I was married to Bob (one of 4 siblings) and have one child, the oldest of his generation. Bob died. Dennis had 2 baby mommas and one child with each. Dennis has also passed. Gail had a baby daddy and a husband and one child with each. And then we have Gary, who had one wife and no children when Bob died. She was the only one related to my husband before his death. Then Gary divorced wife no. 1. He married wife no. 2 and had one child and ended up in divorce court. He later signed custody of his child to his ex as her new husband wanted to adopt him. Then he married wife no. 3 and had 3 children. They divorced and he married wife no. 4. He had 3 children with her and they divorced. Then he died. My question is, am I related to any or all of the 4 ex-wives and 2 baby mommas and 1 baby daddy and their 11 children? Four of these children have, collectively 6 children. Am I sister-in-law to the 4 ex-wives, one baby daddy and one baby momma currently living, an aunt to the 11 children and a great aunt to 6? The husband of my sister-in-law has passed away, as well as one baby momma. Is this a conundrum, or just a sticky wicket? I assume my son is related to everyone, or is he. And . . . the last and . . . are we related to the boy who was adopted out of the family? I’m expecting to meet with about 20 of the above next month (spouses included-yea! Spouses!). A reply would be greatly appreciated. Sandie.

  • Beatrice Sue Herlacher says:

    My husband’s first wife died 5 yrs ago. They had 3 kids. Her family is very tight. Her mother and sister were adamantly opposed to him marrying me. They are feminists; I’m not. They hoped he would marry somebody with money; I’m on disability. They did their best to break us up but our relationship survived. We did wait longer to get married the what we preferred to make his kids and her family happy, but they were not happy.

    We’ve been married 2 years. My husband still attends they late wife’s family gatherings because he was considered part of their family for 36 years and he watched his nieces and nephews grow up and he was good friends with his in-laws. I go with him because he wants me to but I feel out of place. His late wife’s dad wants me to come. He says I am part of the family (and this is because he loves my husband,) but others do not feel the same toward me, I am sure.

    My step kids are all adults and they are having a hard time getting over their mother’s death. I understand this and I know that they may feel disloyal to their mom if they accept me as part of their family. But their mother talked to them before she died about how they needed to make sure their dad found somebody to love again. He chose me. Our relationship is much more loving than what he had with his late wife. He said i give him much more what he needs than what his late wife did. While that helps me i am sure that his children also notice the difference and may resent it.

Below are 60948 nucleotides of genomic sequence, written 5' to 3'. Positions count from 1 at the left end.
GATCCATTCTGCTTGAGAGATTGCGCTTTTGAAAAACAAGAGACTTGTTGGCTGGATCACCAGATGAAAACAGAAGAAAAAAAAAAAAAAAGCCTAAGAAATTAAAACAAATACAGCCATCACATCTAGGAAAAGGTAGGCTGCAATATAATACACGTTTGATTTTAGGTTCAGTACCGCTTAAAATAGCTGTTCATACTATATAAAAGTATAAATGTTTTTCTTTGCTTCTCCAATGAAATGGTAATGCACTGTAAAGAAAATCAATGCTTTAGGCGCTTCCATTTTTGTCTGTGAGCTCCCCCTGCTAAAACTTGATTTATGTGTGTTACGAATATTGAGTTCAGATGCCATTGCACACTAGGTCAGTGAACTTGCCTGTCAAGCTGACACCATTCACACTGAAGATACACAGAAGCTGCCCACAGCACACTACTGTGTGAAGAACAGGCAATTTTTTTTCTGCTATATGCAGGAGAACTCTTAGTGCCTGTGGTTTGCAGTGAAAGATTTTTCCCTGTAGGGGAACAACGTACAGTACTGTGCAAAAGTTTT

I try to do motherly things for them, but I still feel the coolness. And of course my husband always brings up the topic of his late wife when ever he is with the kids or her late family in my presence. I smile and bear it but I cringe inside.

    What do I do? Do I pull into myself and accept the coolness and wait on them to reach out? The daughter and middle son are especially cool toward me. The daughter would not pose with us in our wedding photo. The son treats me like I’m a practically a stranger. The oldest boy likes me because I make him food. He is a single guy.

    Do you have any tips for me?

  • Dolly says:

    I was married to a Priest and we divorce for 7 years. I was ok with certain members of the his family and friend(other Priest). We have two kids born from our marriage. To my surprise I was chased away at his Aunts house during the arrangement for the burial. I was only there for the support of my kids nothing else. They are more angry now because I produced the will that we had before the divorce. am still very angry for getting married to this man. The church has also taken side of the family I hate the Priest of this church more than anything.